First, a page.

Year in Review: Satellite-based broadband effort advances through pandemic
It was an on again-off again start to the year — but ultimately on — for a deal that promises to bring multiple layers of broadband coverage to Alaska.
Alaska telecommunications provider Microcom and London-based OneWeb announced an agreement Jan. 15 that would make the Anchorage-based company the Alaska distributor of space on OneWeb’s global broadband network that is currently in-the-works.
Microcom leaders said OneWeb’s broadband network utilizing nearly 700 low-earth orbit satellites would complement the company’s own Aurora broadband network currently in development.
The onset of the pandemic did not stop the work by Microcom subsidiary Pacific Dataport Inc. on the fully financed Aurora broadband project but it did push OneWeb into bankruptcy.
OneWeb was pulled from bankruptcy in July when the U.K. Department for Business, Energy and Industrial Strategy teamed with investment firm Bharti Global Ltd. to commit more than $1 billion to purchase OneWeb and restart its global satellite project.
OneWeb and PDI leaders said their deal was back on as well. The original plan to start offering service in Alaska by the end of the year was pushed back several months by the pandemic.
2. ACS goes private
Alaska Communications Systems announced on election day that it would be purchased by an affiliate of the global investment firms Macquarie Capital and GCM Grosvenor for $300 million in cash.
The deal announced received unanimous support from the Alaska Communications board of directors, according to CEO Bill Bishop, and represents a nearly 51 percent premium on the 30-day weighted average price of Alaska Communications stock as of Nov. 2.
Under the deal the Macquarie and GCM affiliate will acquire all outstanding shares of Alaska Communications common stock at $3 per share.
The company reported total assets of $567 million and total liabilities of $401.4 million through the third quarter.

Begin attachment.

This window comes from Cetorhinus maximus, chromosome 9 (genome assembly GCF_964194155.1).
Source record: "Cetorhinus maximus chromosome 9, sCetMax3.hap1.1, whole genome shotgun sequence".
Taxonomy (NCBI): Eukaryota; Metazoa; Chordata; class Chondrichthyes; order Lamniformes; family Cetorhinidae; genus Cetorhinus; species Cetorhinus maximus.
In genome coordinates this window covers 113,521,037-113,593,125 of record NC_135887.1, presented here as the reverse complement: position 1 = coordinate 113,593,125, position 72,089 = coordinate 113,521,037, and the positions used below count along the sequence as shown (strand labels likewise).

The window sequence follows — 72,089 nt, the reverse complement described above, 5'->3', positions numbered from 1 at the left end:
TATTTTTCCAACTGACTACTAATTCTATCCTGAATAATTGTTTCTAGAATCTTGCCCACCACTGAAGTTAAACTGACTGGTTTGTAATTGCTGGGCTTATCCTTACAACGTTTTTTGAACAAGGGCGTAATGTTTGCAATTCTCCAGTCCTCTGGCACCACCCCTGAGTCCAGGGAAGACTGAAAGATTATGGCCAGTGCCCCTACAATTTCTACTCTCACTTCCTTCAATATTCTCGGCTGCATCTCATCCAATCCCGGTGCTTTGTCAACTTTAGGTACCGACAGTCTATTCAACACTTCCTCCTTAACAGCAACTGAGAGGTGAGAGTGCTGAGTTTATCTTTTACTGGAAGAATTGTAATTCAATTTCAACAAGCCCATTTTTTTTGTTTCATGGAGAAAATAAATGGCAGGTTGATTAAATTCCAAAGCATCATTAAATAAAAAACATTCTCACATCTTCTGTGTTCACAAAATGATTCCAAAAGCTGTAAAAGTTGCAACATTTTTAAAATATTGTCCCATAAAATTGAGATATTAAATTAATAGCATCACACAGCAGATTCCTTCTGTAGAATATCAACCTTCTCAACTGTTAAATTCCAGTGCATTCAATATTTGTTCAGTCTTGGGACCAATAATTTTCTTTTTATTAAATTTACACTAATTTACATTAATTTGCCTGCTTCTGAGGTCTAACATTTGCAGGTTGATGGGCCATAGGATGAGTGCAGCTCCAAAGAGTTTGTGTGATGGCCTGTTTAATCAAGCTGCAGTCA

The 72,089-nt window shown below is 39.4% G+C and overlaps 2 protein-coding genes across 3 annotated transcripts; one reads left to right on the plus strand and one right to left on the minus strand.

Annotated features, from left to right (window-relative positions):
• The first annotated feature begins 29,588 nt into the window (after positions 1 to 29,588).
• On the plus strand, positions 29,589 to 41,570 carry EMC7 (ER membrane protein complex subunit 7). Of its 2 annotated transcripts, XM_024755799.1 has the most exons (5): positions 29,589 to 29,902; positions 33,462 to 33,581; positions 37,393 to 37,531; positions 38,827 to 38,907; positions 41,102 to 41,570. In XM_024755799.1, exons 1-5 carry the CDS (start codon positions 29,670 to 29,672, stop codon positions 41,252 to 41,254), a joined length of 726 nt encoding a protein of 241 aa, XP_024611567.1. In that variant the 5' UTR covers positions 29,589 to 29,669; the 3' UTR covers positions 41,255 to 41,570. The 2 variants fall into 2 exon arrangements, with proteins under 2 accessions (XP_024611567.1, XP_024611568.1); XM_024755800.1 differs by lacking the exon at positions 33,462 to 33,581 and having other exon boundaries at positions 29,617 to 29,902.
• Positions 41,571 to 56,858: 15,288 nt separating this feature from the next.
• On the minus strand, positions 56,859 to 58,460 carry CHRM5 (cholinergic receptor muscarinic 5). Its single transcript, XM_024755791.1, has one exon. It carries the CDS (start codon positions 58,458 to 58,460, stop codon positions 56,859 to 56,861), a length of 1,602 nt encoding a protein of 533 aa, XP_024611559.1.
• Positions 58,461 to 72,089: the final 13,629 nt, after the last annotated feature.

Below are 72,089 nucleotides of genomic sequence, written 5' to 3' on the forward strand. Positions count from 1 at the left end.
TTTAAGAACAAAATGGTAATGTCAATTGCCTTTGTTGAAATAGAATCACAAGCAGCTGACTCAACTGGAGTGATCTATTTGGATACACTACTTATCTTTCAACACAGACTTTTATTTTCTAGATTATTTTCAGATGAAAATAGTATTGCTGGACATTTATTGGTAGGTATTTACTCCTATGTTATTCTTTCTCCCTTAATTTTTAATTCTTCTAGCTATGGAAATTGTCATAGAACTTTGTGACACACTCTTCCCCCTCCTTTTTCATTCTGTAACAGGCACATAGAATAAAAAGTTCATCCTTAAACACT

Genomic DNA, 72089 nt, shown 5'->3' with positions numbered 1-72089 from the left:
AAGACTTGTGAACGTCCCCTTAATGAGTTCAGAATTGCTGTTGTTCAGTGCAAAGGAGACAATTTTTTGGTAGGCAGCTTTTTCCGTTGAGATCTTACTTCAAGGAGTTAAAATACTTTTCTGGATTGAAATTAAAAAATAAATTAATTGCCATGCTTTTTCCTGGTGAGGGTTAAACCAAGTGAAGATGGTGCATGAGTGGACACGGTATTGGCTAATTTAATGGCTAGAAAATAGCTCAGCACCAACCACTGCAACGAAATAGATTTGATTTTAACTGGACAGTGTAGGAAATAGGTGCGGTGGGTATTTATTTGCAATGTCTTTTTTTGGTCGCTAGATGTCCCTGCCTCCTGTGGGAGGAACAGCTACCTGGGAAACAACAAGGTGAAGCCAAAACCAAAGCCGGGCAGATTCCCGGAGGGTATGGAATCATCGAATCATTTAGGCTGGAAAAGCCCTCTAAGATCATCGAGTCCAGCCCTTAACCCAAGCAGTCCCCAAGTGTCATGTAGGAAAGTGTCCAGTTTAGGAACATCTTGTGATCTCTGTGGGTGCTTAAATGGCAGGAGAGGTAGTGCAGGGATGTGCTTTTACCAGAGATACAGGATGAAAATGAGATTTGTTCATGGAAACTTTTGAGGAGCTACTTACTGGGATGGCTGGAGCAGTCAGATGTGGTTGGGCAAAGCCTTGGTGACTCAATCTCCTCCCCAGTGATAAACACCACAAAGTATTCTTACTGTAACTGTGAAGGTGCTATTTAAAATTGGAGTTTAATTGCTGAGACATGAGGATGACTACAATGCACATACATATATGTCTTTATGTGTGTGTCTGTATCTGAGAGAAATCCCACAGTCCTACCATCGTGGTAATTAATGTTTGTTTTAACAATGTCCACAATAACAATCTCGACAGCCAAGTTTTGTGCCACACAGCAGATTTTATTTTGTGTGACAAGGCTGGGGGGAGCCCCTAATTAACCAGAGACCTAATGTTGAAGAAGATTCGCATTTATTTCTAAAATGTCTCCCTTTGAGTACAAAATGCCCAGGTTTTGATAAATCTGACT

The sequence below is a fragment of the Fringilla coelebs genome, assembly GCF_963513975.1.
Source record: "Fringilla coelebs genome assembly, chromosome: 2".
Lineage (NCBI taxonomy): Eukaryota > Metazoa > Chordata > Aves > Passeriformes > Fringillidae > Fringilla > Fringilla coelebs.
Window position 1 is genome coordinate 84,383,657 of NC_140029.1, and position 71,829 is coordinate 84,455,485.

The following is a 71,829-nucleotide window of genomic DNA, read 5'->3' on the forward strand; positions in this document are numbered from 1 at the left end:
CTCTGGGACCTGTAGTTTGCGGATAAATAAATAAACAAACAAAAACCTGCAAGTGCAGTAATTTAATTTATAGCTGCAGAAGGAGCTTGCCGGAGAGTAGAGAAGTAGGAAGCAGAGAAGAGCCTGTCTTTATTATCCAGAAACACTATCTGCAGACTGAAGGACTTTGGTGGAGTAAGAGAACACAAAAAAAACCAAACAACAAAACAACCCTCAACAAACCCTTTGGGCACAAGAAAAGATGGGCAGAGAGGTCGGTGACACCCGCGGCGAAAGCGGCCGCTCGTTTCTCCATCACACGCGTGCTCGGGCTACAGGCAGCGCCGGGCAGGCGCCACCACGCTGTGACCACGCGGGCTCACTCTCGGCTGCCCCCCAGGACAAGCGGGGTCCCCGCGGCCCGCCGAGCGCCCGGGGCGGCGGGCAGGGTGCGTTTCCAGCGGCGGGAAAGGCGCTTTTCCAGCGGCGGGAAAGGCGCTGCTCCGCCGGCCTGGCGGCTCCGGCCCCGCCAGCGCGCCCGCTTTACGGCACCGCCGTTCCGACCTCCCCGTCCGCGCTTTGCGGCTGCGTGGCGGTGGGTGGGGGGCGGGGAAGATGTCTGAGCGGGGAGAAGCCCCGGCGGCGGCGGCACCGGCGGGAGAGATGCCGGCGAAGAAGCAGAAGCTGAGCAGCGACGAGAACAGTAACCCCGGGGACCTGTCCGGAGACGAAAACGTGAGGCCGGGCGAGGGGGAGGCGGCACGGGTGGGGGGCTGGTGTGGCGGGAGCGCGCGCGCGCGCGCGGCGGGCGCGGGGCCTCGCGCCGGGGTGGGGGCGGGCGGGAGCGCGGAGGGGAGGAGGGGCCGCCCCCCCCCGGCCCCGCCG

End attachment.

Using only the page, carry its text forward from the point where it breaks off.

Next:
The Anchorage-based telecom netted $2.3 million during the quarter on, coincidentally, 2.3 percent year-over-year total revenue growth. Total revenue for the quarter was $60.5 million and it is up 2.8 percent for the year at $178.2 million, according to the quarterly earnings report.
Alaska Communications sold its wireless phone business to GCI in early 2015 in a $300 million cash deal that transferred roughly 109,000 customers between the competitors.
Company leaders expect to close the deal in the second half of 2021 presuming the requisite shareholder and regulatory hurdles are cleared.
3. Broadband grants
A pair of Alaska telecoms got $46.5 million from the U.S. Department of Agriculture in late October to install new fiber optic broadband networks in parts of the state’s remote island regions.
Unicom Inc., a GCI subsidiary, agreed match a $25 million grant with its own $33 million investment to build a roughly 800-mile subsea fiber network stretching from Kodiak along the Gulf side of the Alaska Peninsula to Unalaska.
Southeast utility Alaska Power and Telephone Wireless Co. was awarded $21.5 million for its SEALink broadband project, which aims to provide a fiber optic network to all premises in the Prince of Wales Island communities of Kasaan and Coffman Cove.
Contributing $7 million of its own capital to the project, Alaska Power and Telephone also plans to install a 214-mile fiber optic cable running from Prince of Wales north to Petersburg and Juneau.
The rural Alaska broadband grants are part of $550 million in grants awarded through the second round of the USDA’s ReConnect Program.
Work on the SEALink project in Southeast is scheduled to continue until 2025; at which point Alaska Power and Telephone says it will likely be able to extend high-speed broadband to other Prince of Wales communities.
GCI expects its Alaska United-Aleutians Fiber project will be substantially complete by the end of 2022.